Project Description
## Ncpol2sdpa

## Dependencies

## Usage

## Installation

## Acknowledgment

Release History
## Release History

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Download Files
## Download Files

Ncpol2sdpa solves global polynomial optimization problems of either commutative variables or noncommutative operators through a semidefinite programming (SDP) relaxation. The optimization problem can be unconstrained or constrained by equalities and inequalities, and also by constraints on the moments. The objective is to be able to solve large scale optimization problems. Example applications include:

- When the polynomial optimization problem is defined over commutative variables, the generated SDP hierarchy is identical to Lasserre’s. In this case, the functionality resembles the MATLAB toolboxes Gloptipoly, and, with the chordal extension, SparsePOP.
- Relaxations of parametric and bilevel polynomial optimization problems.
- When the polynomials are over noncommutative operators, the generated SDP is a step in the Navascués-Pironio-Acín (NPA) hierarchy. The most notable example is calculating the maximum quantum violation of Bell inequalities, also in multipartite scenarios.
- Nieto-Silleras hierarchy for quantifying randomness and for calculating maximum guessing probability.
- Moroder hierarchy to enable PPT-style and other additional constraints.
- Sums-of-square (SOS) decomposition based on the dual solution.
- Ground-state energy problems: bosonic and fermionic systems, Pauli spin operators. This methodology closely resembles the reduced density matrix (RDM) method.
- Hierarchy for quantum steering.

The implementation has an intuitive syntax for entering problems and it scales for a larger number of noncommutative variables using a sparse representation of the SDP problem. Further details are found in the following paper:

- Peter Wittek. Algorithm 950: Ncpol2sdpa—Sparse Semidefinite Programming Relaxations for Polynomial Optimization Problems of Noncommuting Variables.
*ACM Transactions on Mathematical Software*, 41(3), 21, 2015. DOI: 10.1145/2699464. arXiv:1308.6029.

The module was used for calculations in the following papers:

- Antonio Acín, Stefano Pironio, Tamás Vértesi, and Peter Wittek. Optimal randomness certification from one entangled bit.
*Physical Review A*, 93, 040102, 2016. DOI:10.1103/PhysRevA.93.040102. arXiv:1505.03837. Notebook. - Ivan Šupić, Matty J. Hoban. Self-testing through EPR-steering. arXiv:1601.01552.
- Peter Wittek, Sándor Darányi, Gustaf Nelhans. Ruling Out Static Latent Homophily in Citation Networks. arXiv:1605.08185. Notebook.

The implementation requires SymPy and Numpy. The code is compatible with both Python 2 and 3. While the default CPython interpreter is sufficient for small to medium-scale problems, execution time becomes excessive for larger problems. The code is compatible with Pypy. Using it yields a 10-20x speedup. If you use Pypy, you will need the Pypy fork of Numpy.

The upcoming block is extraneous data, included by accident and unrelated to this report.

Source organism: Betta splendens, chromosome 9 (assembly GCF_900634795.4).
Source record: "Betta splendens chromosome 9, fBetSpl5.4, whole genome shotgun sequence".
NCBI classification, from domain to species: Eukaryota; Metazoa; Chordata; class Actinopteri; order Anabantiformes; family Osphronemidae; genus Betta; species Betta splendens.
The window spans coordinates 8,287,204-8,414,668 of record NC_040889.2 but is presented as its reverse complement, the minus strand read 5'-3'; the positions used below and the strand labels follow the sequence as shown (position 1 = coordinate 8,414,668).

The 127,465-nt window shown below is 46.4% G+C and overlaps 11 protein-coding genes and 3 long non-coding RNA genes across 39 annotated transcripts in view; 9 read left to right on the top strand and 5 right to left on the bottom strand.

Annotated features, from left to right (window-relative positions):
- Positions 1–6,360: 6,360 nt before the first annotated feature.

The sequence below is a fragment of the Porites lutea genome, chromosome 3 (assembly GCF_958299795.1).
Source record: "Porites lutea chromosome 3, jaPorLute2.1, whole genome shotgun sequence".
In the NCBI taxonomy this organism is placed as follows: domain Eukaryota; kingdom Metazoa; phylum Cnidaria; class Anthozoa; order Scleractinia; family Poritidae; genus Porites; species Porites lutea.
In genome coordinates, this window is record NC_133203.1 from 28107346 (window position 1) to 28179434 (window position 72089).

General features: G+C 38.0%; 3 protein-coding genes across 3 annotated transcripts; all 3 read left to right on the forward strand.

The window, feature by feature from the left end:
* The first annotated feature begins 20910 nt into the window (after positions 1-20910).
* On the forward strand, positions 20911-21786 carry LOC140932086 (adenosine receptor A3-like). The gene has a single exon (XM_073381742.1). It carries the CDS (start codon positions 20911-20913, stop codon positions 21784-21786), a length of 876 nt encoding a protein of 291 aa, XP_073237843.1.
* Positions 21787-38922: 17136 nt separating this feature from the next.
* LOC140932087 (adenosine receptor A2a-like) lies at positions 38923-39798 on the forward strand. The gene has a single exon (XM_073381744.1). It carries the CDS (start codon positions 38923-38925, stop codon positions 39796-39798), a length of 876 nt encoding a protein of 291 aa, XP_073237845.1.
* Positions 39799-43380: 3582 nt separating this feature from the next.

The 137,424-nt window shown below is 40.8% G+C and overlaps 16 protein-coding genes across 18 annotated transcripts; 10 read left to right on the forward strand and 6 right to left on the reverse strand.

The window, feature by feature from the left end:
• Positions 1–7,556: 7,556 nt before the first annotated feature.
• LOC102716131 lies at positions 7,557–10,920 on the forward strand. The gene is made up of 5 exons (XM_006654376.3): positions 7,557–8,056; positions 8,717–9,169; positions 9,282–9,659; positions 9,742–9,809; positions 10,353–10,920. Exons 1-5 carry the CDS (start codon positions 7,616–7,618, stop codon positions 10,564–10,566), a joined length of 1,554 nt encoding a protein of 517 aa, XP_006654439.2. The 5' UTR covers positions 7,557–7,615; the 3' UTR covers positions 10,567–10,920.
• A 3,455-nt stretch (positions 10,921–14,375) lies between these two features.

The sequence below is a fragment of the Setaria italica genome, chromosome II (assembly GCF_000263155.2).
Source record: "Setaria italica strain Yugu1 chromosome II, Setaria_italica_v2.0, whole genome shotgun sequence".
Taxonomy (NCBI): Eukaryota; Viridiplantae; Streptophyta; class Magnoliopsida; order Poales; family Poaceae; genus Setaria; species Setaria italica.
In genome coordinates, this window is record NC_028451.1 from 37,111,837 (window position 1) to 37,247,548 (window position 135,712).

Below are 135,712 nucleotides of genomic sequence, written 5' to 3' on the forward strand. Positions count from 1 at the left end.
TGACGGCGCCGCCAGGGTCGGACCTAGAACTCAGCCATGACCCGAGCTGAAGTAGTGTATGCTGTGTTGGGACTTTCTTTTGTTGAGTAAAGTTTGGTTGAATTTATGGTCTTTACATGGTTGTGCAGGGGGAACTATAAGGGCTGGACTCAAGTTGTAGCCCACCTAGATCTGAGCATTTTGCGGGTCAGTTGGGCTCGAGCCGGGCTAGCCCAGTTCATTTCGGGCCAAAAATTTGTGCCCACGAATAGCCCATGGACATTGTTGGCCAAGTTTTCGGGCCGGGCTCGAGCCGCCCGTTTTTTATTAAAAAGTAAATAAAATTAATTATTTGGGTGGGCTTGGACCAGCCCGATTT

By default, Ncpol2sdpa does not require a solver, but then it will not be able to solve a generated relaxation either. Install any supported solver and it will be detected automatically.

Optional dependencies include:

- SDPA is a possible target solver.
- SciPy yields faster execution with the default CPython interpreter.
- PICOS is necessary for using the Cvxopt solver and for converting the problem to a PICOS instance.
- MOSEK Python module is necessary to work with the MOSEK solver.
- CVXPY is required for converting the problem to or by solving it by CVXPY.
- Cvxopt is required by both Chompack and PICOS.
- Chompack improves the sparsity of the chordal graph extension.

Documentation is available on Read the Docs. The following code replicates the toy example from Pironio, S.; Navascués, M. & Acín, A. Convergent relaxations of polynomial optimization problems with noncommuting variables SIAM Journal on Optimization, SIAM, 2010, 20, 2157-2180.

from ncpol2sdpa import generate_operators, SdpRelaxation # Number of operators n_vars = 2 # Level of relaxation level = 2 # Get Hermitian operators X = generate_operators('X', n_vars, hermitian=True) # Define the objective function obj = X[0] * X[1] + X[1] * X[0] # Inequality constraints inequalities = [-X[1] ** 2 + X[1] + 0.5 >= 0] # Simple monomial substitutions substitutions = {X[0]**2: X[0]} # Obtain SDP relaxation sdpRelaxation = SdpRelaxation(X) sdpRelaxation.get_relaxation(level, objective=obj, inequalities=inequalities, substitutions=substitutions) sdpRelaxation.solve() print(sdpRelaxation.primal, sdpRelaxation.dual, sdpRelaxation.status)

Further examples are found in the documentation.

The code is available on PyPI, hence it can be installed by

`$ sudo pip install ncpol2sdpa`

If you want the latest git version, follow the standard procedure for installing Python modules after cloning the repository:

`$ sudo python setup.py install`

This work is supported by the European Commission Seventh Framework Programme under Grant Agreement Number FP7-601138 PERICLES, by the Red Espanola de Supercomputacion grants number FI-2013-1-0008 and FI-2013-3-0004, and by the Swedish National Infrastructure for Computing projects SNIC 2014/2-7 and SNIC 2015/1-162.

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File Name & Checksum SHA256 Checksum Help | Version | File Type | Upload Date |
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ncpol2sdpa-1.11.1.tar.gz (856.9 kB) Copy SHA256 Checksum SHA256 | – | Source | Aug 7, 2016 |